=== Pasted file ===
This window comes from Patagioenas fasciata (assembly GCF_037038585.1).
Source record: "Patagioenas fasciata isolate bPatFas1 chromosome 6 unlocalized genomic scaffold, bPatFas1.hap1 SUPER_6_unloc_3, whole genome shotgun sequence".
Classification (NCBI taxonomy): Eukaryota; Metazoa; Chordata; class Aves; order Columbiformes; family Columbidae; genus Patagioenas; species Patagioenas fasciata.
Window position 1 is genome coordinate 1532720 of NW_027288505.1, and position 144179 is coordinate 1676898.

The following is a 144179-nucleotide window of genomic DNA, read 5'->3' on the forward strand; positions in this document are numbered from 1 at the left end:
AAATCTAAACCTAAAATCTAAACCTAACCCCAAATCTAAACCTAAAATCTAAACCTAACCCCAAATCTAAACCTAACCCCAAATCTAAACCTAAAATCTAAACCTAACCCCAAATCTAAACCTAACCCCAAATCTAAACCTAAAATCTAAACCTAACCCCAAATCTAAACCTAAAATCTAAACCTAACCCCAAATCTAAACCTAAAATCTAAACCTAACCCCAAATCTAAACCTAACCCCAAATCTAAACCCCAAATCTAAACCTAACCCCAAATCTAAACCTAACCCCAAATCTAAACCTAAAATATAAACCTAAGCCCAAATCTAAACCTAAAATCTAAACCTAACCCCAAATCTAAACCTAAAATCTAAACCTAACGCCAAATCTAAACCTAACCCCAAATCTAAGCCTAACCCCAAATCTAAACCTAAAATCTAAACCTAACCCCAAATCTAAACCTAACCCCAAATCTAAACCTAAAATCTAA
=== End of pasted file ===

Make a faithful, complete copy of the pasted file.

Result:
This window comes from Patagioenas fasciata (assembly GCF_037038585.1).
Source record: "Patagioenas fasciata isolate bPatFas1 chromosome 6 unlocalized genomic scaffold, bPatFas1.hap1 SUPER_6_unloc_3, whole genome shotgun sequence".
Classification (NCBI taxonomy): Eukaryota; Metazoa; Chordata; class Aves; order Columbiformes; family Columbidae; genus Patagioenas; species Patagioenas fasciata.
Window position 1 is genome coordinate 1532720 of NW_027288505.1, and position 144179 is coordinate 1676898.

The following is a 144179-nucleotide window of genomic DNA, read 5'->3' on the forward strand; positions in this document are numbered from 1 at the left end:
AAATCTAAACCTAAAATCTAAACCTAACCCCAAATCTAAACCTAAAATCTAAACCTAACCCCAAATCTAAACCTAACCCCAAATCTAAACCTAAAATCTAAACCTAACCCCAAATCTAAACCTAACCCCAAATCTAAACCTAAAATCTAAACCTAACCCCAAATCTAAACCTAAAATCTAAACCTAACCCCAAATCTAAACCTAAAATCTAAACCTAACCCCAAATCTAAACCTAACCCCAAATCTAAACCCCAAATCTAAACCTAACCCCAAATCTAAACCTAACCCCAAATCTAAACCTAAAATATAAACCTAAGCCCAAATCTAAACCTAAAATCTAAACCTAACCCCAAATCTAAACCTAAAATCTAAACCTAACGCCAAATCTAAACCTAACCCCAAATCTAAGCCTAACCCCAAATCTAAACCTAAAATCTAAACCTAACCCCAAATCTAAACCTAACCCCAAATCTAAACCTAAAATCTAA